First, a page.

live: Cel­e­brat­ing song, the Lil’ Fi way ......................

The Gold Coast Bulletin - Play Magazine - - LIVE ’N’ LOUD -

WHETHER she’s cel­e­brat­ing her volup­tuous fig­ure or pon­der­ing if it’s kosher to tell some­one there’s toi­let pa­per hang­ing out of their knick­ers, Lil’ Fi’s lyri­cal con­tent is pos­i­tively hu­mor­ous.

The north­ern NSW-based com­i­cal-songstress, aka Fiona Hunter, says mu­si­cians are ‘‘the an­ten­nas of so­ci­ety’’ and have a duty to sing about the un­speak­able. ‘‘I love so­cially awkward mo­ments,’’ she says. ‘‘One of my songs is called Cel­e­brate The Curves. Peo­ple ask if I am preg­nant all the time ’cause I have my mother’s body. I have curves and a big ol’ arse. I want to cel­e­brate who we are. Bo­tox is up there with foot bind­ing. We do all sorts of things to our­selves – cl­i­toridec­tomy, labi­aplasty – we get a Brazil­ian wax and re­alise it looks like a goat down there.’’

Com­bin­ing her tongue-in-cheek song­writ­ing style with her own blend of Aus­tralian-blues, Lil’ Fi sings from the heart.

‘‘I am a white girl from Queens­land not a black Amer­i­can from the deep south,’’ she says.

‘‘I made a con­scious de­ci­sion to sing with an Aussie twang. When I was 19 and started singing pro­fes­sion­ally, I de­cided I wanted my own sound. All other mu­si­cians sounded the same ex­cept the pop­u­lar ones that are re­ally good – they have their own sound. When I de­cided I wanted to sing blues, I didn’t want it with an Amer­i­can ac­cent. That was un­heard of here in the ’90s. I was one of the first to do it.’’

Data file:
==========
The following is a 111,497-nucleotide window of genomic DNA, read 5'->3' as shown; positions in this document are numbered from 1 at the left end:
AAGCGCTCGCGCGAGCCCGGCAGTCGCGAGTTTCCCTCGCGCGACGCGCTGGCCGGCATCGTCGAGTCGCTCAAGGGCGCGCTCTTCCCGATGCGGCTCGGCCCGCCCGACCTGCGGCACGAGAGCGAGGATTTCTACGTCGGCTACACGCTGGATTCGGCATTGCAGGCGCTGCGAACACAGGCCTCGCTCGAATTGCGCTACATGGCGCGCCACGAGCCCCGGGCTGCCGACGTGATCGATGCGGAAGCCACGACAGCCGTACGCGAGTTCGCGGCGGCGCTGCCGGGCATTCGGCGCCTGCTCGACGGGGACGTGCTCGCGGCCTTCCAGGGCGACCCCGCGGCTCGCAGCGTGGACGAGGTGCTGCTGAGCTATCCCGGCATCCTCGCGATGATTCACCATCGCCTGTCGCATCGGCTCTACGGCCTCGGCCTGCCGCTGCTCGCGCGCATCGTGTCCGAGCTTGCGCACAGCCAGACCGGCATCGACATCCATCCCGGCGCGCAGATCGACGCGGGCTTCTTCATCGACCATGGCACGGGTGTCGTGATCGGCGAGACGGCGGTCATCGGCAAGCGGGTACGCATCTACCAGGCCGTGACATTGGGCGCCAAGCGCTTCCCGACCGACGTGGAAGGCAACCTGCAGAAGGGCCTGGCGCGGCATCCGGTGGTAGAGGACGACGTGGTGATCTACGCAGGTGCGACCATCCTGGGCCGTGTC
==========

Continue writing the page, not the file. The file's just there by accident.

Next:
Lil’ Fi’s mu­si­cal per­sona is most alive on stage with her seven-piece band, Lil’ Fi & The Dirty Ras­cals.

Known on the fes­ti­val-cir­cuit for throw­ing high-en­ergy, feel-good gigs with a barrel of laughs, Lil’ Fi is ‘‘very cheeky’’ on stage.

‘‘I make peo­ple feel like they are in my lounge room. They feel safe know­ing they are go­ing to have a good time,’’ she says.

With her per­form­ing ca­reer span­ning more than two decades, Lil’ Fi says no two shows are ever the same.

‘‘I al­ways do some­thing dif­fer­ent. The beauty of blues is you can’t re­hearse it. It keeps me on my toes. Af­ter 23 years I have a few gigs up my sleeves. With blues, you don’t get older, you get bet­ter. A cou­ple of songs I have been singing for 20 years, but I sing them in a dif­fer­ent key to keep my­self in­ter­ested.’’

The feel-good as­pect of Lil’ Fi’s shows stems from her be­lief mu­sic has the power to heal. She ap­proaches heal­ing with a ‘‘feet on the ground’’ at­ti­tude.

‘‘I don’t think that just be­cause you talk deep, you are a healer,’’ she says. ‘‘You get heal­ing through hav­ing a nice time. You don’t need to have a gong and white out­fit that floats in the breeze to be spir­i­tual. You can wear cow­boy hats and cuban heels if you want.’’

Lil’ Fi did her masters in Reiki, a tech­nique for re­lax­ation and heal­ing, when she was 26 and says it helps her un­der­stand the power of vi­bra­tion.

‘‘Beau­ti­ful mu­sic played with beau­ti­ful in­tent makes you feel good. Mu­si­cians are the heart and soul of a com­mu­nity,’’ she says.


Lil’ Fi & The Dirty Ras­cals play Live at Bond, at Bond Univer­sity’s ADCO Am­phithe­atre, on Sun­day from 3pm and four shows at the Blues on Broadbeach fes­ti­val, from May 23 to May 26.

– Pic­ture: LUKE MARS­DEN.

Singer, song­writer and mu­si­cian Lil’ Fi.

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